Stainless Steel Sutures


Stainless steel suture are rust proof, synthetic, non-absorbable metallic sutures composed of 316L stainless steel / chromium, nickel, and molybdenum alloyed vacuum re-melted stainless steel. It is available as simple or twisted / monofilament or multi-filament suture.


Stainless steel sutures are available in uncoated and undyed forms with natural stainless colour. It has smooth finish and less tissue drag and trauma.


Stainless steel suture is non-absorbable in nature. It is neither absorbed by the tissue nor disintegrated by enzymes. It is gradually encapsulated in the fibrous connective tissue.

It is easy to remove or pull out because it lacks adherence to the body tissue.

Tissue Reaction

Ethylene oxide is used for sterilization. It can be easily sterilized by autoclaving and incites no inflammatory reaction as it is a completely bio-inert material (sometimes grade 1 tissue reaction with slight reactivity in sensitive patients).

Tensile strength

It has the highest in vivo tensile strength and greatest knot security among all the suture materials available. Need extra throws when knotting monofilament stainless steel sutures. It retains tensile strength for indefinite period in vivo.


Stainless steel wire has gained wide acceptance and is used as internal and external sutures.  Most common use of the stainless steel surgical suture is in the orthopedic surgical procedures.

It is used to hold or repair slow healing tissues like ligaments and tendons. Stainless steel sutures are also indicated in case of abdominal wound closure, intestinal anastmosis, hernial repairs, orthopedic procedures (cerclage wire) and sternal closure. Simple stainless steel sutures can be used in contaminated and infected wounds.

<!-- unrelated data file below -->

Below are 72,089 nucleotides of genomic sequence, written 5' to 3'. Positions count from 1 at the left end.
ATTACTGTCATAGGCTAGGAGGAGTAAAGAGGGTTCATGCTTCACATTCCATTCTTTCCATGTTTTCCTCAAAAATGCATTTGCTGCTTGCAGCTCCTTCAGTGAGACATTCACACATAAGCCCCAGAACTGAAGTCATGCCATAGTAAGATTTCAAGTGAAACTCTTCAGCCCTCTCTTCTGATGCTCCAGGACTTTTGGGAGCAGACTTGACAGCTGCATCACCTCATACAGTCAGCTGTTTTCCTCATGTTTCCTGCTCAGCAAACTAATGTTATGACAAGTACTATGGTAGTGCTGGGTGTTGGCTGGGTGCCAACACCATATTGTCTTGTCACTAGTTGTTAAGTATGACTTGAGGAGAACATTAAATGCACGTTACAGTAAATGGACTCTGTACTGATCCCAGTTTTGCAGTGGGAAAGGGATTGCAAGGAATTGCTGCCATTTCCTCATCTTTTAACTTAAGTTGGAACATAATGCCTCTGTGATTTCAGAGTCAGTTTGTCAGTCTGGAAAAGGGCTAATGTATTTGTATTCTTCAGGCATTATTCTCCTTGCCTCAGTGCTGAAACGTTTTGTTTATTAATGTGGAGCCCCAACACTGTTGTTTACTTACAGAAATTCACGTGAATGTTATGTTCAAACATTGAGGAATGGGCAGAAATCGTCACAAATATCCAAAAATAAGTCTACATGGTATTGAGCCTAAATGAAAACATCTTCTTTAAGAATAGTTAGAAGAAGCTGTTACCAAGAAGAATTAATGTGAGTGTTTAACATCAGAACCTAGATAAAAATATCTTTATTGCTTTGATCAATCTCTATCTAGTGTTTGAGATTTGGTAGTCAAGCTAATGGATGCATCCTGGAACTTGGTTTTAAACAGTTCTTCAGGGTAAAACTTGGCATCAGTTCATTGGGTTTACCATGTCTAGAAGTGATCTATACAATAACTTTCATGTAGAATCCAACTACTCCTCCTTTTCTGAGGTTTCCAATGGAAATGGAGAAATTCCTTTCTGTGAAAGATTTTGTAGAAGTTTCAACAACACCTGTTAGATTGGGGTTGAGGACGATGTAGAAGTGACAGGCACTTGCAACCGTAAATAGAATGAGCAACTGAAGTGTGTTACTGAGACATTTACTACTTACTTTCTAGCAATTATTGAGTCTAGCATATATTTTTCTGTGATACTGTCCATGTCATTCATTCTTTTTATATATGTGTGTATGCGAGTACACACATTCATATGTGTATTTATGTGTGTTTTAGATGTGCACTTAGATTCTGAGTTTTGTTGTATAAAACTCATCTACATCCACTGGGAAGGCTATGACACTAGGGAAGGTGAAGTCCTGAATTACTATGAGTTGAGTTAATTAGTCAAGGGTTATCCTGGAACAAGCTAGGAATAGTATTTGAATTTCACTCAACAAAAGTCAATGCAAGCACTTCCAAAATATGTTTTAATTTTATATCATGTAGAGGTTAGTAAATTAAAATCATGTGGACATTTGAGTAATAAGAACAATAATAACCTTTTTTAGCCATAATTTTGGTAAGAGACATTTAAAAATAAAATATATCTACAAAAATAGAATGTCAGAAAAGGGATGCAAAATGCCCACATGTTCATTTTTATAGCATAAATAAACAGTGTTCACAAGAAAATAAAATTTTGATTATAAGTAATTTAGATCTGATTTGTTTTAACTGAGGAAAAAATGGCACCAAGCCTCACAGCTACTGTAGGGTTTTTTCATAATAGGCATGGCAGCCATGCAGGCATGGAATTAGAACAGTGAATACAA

Stainless steel sutures have also been used in ophthalmic surgeries for trans-scleral fixation for the posterior chamber intraocular lenses (IOL).


The main disadvantage of stainless steel is its poor handling quality.

Moreover, it has tendency to cut through the tissues and due to malleable nature may break down following repeated bending or during knotting. In orthopedic procedures suture merges with bone contours. Wound dehiscence may vary with site infection and site of application. Sometimes it may cause tissue necrosis.


It is contraindicated in patients where radio-transparency is required or in case of having known sensitivity / allergies to steel or its metallic components like chromium or nickel.

Stainless steel sutures may interfere with radiodiagnostic procedures.

Suture sizes

It is available in various gauze sizes ranging from 1-8 and 0 to 6/0 and lengths without needles or with a variety of swaged needles like blunt taper cutting, reverse cutting and conventional cutting needles.


Standard suture handling guidelines should be followed. Reuse and resterilization may increase the risk of contamination and infection.

Storage is recommended between 10oC – 35°C in dry conditions.

Shelf life of surgical steel sutures is up to 5 years.

Fig: Stainless steel sutures by Dolphin sutures

Fig: Stainless steel sutures by Ethicon


Stainless steel suture which has minimum contain iron in alloy are compatible with MRI or Nuclear magnetic resonance imaging (3.0 T or Less). Image distortion can be seen. MRI technician must be informed if any metallic implant is there.

Stainless steel sutures are indicated for the use in orthopedic surgical procedures, ligaments and tendon repair. Stainless steel sutures are also indicated in case of abdominal wound closure, intestinal anastmosis, hernial repairs, orthopedic procedures (cerclage wire) and sternal closures.

Synthetic. Stainless steel is a synthetic non-absorbable suture material.

Not all the sutures are metallic in nature. A few non-absorbable suture like stainless steel, tantalum, gold, silver etc are metallic.

No, Surgical steel is variety of stainless steel which is the most corrosion resistant form. Higher chromium content of the alloy prevents oxidation /corrosion. Example: austenitic 316, martensitic 440 and 420 stainless

Surgical cutting instruments are made from the stainless steel 440 or 420 but they are less corrosion resistant than 316 L.

No, Surgical stainless steel suture are synthetic non-absorbable metallic sutures.

Surgical steel may be slightly magnetic.

It is the surgical steel austenitic 316 L. VM stands for vac melt (vacuum melted) which means 316 stainless steel which has been vacuum melted.

Leave a Comment

error: Content is protected !!